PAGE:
It’s probably stretching to castigate these news photos or to see them as less than innocent. Still, given the timing and circumstances, there is a frivolous quality that troubled me as soon as I encountered each. The first, titled “Tense Ferguson, Missouri Awaits Grand Jury Findings In Shooting Of Michael Brown,” was taken the night before the grand jury announcement in Ferguson at the apex of anxiety over the outcome. What we’re witnessing are black youth breakdancing in the foreground of Mike Brown’s death site and public memorial. The second was taken at the Al-Aqsa Mosque in Jerusalem of Palestinian youth practicing Parkour, an athletic ritual to overcome physical obstacles. With Israel restricting Muslims access to the Dome of the Rock, one of their most holy sites, the photo itself hangs in the tension-filled air.
Perhaps the dancing or athletic exhibition represents an expression of cultural solidarity and even transcendence, as well as a way to let off steam in the face of the pressure cooker. But how, in the case of the first shot, for example, does it read to a largely white readership, published by largely white editors and publishers, especially now — after one night, then two of intense anger and sporadic violence after the grand jury non-decision and the reflex against perceived racial ignorance?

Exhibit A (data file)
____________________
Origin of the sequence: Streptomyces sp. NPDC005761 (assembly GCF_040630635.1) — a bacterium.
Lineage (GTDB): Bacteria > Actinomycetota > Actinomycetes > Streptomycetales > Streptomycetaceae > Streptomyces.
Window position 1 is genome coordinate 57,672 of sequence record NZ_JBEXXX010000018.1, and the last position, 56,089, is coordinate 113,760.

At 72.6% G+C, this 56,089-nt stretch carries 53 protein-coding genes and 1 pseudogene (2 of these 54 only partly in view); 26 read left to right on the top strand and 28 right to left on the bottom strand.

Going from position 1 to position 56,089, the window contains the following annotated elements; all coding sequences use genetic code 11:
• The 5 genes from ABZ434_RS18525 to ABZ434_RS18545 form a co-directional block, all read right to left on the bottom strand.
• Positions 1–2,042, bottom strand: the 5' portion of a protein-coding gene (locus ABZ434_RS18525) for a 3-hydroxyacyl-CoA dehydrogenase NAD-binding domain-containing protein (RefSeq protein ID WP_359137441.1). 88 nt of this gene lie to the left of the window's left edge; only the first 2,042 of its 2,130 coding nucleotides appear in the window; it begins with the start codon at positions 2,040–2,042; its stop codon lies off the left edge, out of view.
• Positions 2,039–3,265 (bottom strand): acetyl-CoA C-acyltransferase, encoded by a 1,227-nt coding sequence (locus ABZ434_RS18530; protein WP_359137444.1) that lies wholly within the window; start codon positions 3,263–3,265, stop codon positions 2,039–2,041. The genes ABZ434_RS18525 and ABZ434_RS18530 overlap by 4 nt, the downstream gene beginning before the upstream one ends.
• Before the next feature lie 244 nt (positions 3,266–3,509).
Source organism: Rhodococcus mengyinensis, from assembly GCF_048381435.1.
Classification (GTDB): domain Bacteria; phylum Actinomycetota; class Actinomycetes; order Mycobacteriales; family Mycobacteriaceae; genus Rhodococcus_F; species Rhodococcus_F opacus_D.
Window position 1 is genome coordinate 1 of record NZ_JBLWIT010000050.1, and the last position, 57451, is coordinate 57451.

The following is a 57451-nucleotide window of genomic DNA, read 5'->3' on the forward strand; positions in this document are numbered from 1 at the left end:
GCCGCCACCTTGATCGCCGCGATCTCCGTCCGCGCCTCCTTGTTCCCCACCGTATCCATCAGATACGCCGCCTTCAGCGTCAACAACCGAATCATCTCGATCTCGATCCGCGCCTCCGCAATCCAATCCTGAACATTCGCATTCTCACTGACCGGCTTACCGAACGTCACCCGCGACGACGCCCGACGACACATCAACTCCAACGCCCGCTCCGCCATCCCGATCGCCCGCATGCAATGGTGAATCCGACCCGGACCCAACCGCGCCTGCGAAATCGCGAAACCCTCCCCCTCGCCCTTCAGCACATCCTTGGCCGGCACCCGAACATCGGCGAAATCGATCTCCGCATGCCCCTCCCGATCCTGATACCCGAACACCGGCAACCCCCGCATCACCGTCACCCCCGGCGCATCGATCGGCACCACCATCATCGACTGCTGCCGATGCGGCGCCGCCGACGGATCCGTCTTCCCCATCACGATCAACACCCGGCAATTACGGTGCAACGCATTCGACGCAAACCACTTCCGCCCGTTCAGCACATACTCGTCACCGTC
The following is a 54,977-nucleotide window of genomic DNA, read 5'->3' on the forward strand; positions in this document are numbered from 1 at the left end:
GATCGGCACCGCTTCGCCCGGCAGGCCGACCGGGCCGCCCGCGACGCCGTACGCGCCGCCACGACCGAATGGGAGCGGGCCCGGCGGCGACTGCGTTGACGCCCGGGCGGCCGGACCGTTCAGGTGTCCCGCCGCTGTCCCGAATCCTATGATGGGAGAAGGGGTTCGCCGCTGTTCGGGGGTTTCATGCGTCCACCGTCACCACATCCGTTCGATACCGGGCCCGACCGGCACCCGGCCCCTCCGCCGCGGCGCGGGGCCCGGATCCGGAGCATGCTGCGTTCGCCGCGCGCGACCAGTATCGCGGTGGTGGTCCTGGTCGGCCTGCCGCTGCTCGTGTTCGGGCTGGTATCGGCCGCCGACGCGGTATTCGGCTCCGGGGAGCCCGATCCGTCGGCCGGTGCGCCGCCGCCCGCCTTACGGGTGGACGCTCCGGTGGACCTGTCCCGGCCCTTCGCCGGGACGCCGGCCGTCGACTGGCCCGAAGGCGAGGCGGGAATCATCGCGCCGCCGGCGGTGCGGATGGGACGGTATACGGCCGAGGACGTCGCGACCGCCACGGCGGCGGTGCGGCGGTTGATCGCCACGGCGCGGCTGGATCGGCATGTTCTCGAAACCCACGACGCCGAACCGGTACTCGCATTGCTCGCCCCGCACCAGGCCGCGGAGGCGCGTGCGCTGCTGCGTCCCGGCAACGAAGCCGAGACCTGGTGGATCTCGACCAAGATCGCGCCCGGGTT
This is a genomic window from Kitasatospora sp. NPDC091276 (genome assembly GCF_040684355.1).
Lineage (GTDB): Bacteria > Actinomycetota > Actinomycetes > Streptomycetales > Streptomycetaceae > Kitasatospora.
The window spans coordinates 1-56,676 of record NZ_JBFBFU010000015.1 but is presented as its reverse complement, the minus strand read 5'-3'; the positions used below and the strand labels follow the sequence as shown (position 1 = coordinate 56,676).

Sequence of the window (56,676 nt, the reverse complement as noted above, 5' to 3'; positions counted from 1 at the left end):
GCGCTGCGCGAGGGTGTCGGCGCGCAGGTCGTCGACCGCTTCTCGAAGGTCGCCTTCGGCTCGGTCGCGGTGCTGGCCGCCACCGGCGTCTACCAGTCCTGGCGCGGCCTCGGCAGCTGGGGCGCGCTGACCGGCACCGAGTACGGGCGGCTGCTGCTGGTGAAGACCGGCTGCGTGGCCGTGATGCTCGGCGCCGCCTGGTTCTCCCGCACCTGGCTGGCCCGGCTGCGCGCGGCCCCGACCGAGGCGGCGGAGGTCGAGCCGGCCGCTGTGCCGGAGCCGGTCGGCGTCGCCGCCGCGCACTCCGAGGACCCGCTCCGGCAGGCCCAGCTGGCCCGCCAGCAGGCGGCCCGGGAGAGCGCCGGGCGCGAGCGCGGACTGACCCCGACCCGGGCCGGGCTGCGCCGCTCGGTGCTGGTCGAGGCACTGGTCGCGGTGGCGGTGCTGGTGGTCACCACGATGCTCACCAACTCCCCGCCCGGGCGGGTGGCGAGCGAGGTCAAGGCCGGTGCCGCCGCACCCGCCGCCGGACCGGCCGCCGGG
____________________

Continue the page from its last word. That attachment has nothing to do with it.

If I believed the world had that much more sensitivity, I would think these photos would be recognized and celebrated as empathetic to the largely black residents of Ferguson or to Palestinians and Israeli Arabs. In a more ideal world, they would surely operate as they do on the surface, as the celebration of life, the affirmation of identity and a reminder not to take things so seriously. Quite the opposite though, what I’m afraid of is how much they function as stereotypes, as objects of pacification and as tokens to relieve nearly everyone else’s tension.
(photo 1: Scott Olson/Getty Images caption: Young boys break dance near the Michael Brown memorial on November 23, 2014 in Ferguson, Missouri. Ferguson is struggling to return to normal after Brown, an 18-year-old black man, was killed by Darren Wilson, a white Ferguson police officer, on August 9. His death has sparked months of sometimes violent protests in Ferguson. A grand jury is expected to decide soon if Wilson should be charged in the shooting. photo 2: Ahmad Gharabli/Agence France-Presse/Getty Images caption: Palestinian youths practice the sport of Parkour outside the Dome of the Rock at the Al-Aqsa mosque following Friday prayers in Jerusalem.)